5 January, 11 James I.—Recognizance, taken before Edward
Forsett esq. J.P., of Thomas Bignell of Kensington co. Midd. yoman,
in the sum of ten pounds; For the said Thomas Bignell's appearance
at the next Session, "to prefer an indictment and give evidence against
Edward Sommer for breaking the Cage of Kensington and holping a
woman to scape, that was ther kept by the Constable being charged
with felony." G. D. R., 12 Jan., 11 James I.
11 January, 11 James I.—Recognizances, taken before Francis
Michell esq. J.P., of eleven butchers of Feilde Lane co. Midd., in the
sum of twenty pounds each; For the appearance of the same butchers
at the next Session of the Peace for co. Midd., "to answere their
vttering and putting their meate to sale openly vppon the Sabboathe
daye."—Also the Bill of the Recognizances, taken on 9 Jan., 11 Jas. I.,
before the same Justice of the Peace, of ten butchers of Smithfeild
Barrs co. Midd., in the sum of twenty pounds each; For their
appearance at the next Session of the Peace, to answer for the same
offence of putting their meat to sale openly on the Sabboathe Day.
G. D. R., 12 Jan., 11 James I.
12 January, 11 James I.—"Forasmuch as Alice James hath openlye
in Court charged Sir William Waad (sic) that he should slubber up the
matter of witchcrafte touchinge Hunte and his wife, It is ordered that
shee shall presently aske Sir William Waade (sic) forgivenes, and shall
bringe certificate under his hand to the next Sessions. The said Alice
James hath acknowledged her faulte in Courte and is sorrye for it.
Shee is to be bounde to her good behaviour if Sir William Waad (sic)
desire it." G. D. Reg.
28 February, 11 James I.—Coroner's Inquisition-post-mortem,
taken at St. Martin's in-the-Fields co. Midd. on view of the body of
Robert Kilpatrick there lying dead and slain; With Verdict that, on
the 26th inst. between 5 and 6 p.m. the said Robert Kilpatrick and a
certain John Jemison late of the aforesaid parish yoman were drinking
together at a tavern called the Princes Armesin St. Martin's Lane in the
said parish, when they quarrelled and exchanged words of insult, whereupon John Jemison went from the tavern and from Robert Kilpatrick's
company in the direction of Charing Crosse, whither he was followed
quickly by the said Robert who, with his sword drawn from its scabberd,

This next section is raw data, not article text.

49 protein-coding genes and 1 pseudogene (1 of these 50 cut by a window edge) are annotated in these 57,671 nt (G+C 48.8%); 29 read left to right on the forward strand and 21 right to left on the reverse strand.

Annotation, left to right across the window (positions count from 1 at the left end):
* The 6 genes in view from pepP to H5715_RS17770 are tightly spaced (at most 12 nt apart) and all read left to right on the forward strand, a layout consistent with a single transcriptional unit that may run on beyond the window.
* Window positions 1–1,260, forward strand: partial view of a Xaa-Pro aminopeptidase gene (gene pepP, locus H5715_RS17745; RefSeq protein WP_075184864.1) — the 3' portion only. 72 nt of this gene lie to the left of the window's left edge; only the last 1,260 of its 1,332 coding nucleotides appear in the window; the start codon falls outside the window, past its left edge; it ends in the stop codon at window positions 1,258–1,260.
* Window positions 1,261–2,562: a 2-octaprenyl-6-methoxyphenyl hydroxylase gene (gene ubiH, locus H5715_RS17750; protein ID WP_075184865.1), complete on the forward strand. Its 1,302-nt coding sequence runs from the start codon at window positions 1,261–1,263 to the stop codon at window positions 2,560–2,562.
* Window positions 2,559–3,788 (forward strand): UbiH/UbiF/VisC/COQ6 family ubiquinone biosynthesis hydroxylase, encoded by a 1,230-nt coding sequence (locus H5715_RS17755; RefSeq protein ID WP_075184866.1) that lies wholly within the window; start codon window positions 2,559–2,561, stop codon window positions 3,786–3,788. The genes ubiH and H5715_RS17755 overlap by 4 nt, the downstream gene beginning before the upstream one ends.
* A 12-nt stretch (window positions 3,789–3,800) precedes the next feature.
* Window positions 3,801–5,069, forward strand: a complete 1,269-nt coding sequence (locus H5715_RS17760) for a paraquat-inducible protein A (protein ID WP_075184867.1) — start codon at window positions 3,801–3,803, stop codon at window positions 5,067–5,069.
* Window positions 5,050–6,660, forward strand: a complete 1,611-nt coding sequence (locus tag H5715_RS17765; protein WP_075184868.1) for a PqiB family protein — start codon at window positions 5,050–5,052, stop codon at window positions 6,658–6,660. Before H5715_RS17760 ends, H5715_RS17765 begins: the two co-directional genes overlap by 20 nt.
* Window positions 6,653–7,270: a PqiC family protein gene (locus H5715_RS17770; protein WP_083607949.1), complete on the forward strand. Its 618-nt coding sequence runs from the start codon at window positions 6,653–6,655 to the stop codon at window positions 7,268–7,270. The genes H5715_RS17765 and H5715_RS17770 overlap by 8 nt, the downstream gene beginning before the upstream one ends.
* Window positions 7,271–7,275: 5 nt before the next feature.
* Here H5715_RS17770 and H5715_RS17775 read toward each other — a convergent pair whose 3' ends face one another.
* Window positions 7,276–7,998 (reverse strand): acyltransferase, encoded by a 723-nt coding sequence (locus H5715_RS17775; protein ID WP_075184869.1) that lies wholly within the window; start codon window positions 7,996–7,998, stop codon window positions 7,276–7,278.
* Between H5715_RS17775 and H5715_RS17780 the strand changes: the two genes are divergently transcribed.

challenged John Jemison to fight by calling loudly to him 'Turn thy
selfe, slave,' upon which the said John turned and drew his sword; and
That, in the fray thus forced upon him, John Jemison with his sword
gave the said Robert Kilpatrick a wound in the left side of his belly, of
which wound he died on the following day.—A memorandum on the
Coroner's writ, which was used as the bill of indictment for manslaughter, shows that John Jemison was found 'Guilty,' had no chattels,
asked for the book and could not read it, whereupon he was reprieved
without judgment. G. D. R., 6 May, 12 James I.
1 March, 11 James I.—True Bill that, at the parish of St. Martinin-the-Fields co. Midd. in the night of the said day, John Dicke and
Rouland Vaughan, both late of the said parish yomen, broke burglariously into King James's dwelling-house at Whitehall, and stole therefrom
one collar of gould sett with pearles and diamonds worth three hundred
pounds, and a silver warminge panne worth five pounds, and a silver
candlestick worth five pounds, and "unum Stationale argenti anglice
one silver standishe" worth four pounds, and divers pieces of linen
cloth worth twenty shillings, of the goods and chattels of Lewis Duke [of]
Lenax. At the bill's head, over the name of each burglar this clerical
memorandum, "Cogn' Ss. r' pr' pt. judiciu' "=Cognoscit, Suspendatur,
Retro prehensus post judicium=He confesses; Let him be hung;
Reprieved after judgment. G. D. R., . . . ., 12 James I.
4 March, 11 James I.—True Bill that, at Hampsteed co. Midd. on
the said day, William Hunt of the said parish yoman and his wife Joan
Hunt at the instigation of the devil practised and exercised certain
impious and diabolical arts, called witchcraftes inchantments charmes
and sorceries, upon and against a certain Richard Parrett, so that he
languished and wasted from the said 4th of March to the 29th of the
same month, and still remained greatly consumed and injured by the
same wicked practice. On their arraignment, William and Joan put
themselves 'Not Guilty' and were acquitted. G. D. R., 6 May,
12 James I.
5 March, 11 James I.—Recognizances, taken before Sir Robert
Johnson knt., of Robert Stanton sailor and Thomas Rutter barberchirurgian, both of Radcliffe co. Midd., in the sum of ten pounds each,
and of John Kempe of . . . . gentleman, in the sum of twenty
pounds; For the said gentleman's appearance at the next Session of
the Peace, he being so "bound over for beinge founde in a house of
incontinencie with one Mary Harrison a woman of verie lewd conversation." G. D. R., . . . .,12 James I.
7 March, 11 James I.—Recognizances, taken before Francis Michell
esq. J.P., of William Shelton of Islington co. Midd. inholder, in the
sum of twenty pounds, and Robert Pierson of Islington aforesaid
inholder, in the sum of forty pounds; For the said Robert Pierson's
appearance at the next Session of the Peace, to answer "for brewing
beere or ale in his owne house of extraordinary strength above the
rate of viiis. the barrell, and for exercising the misterie of a Brewer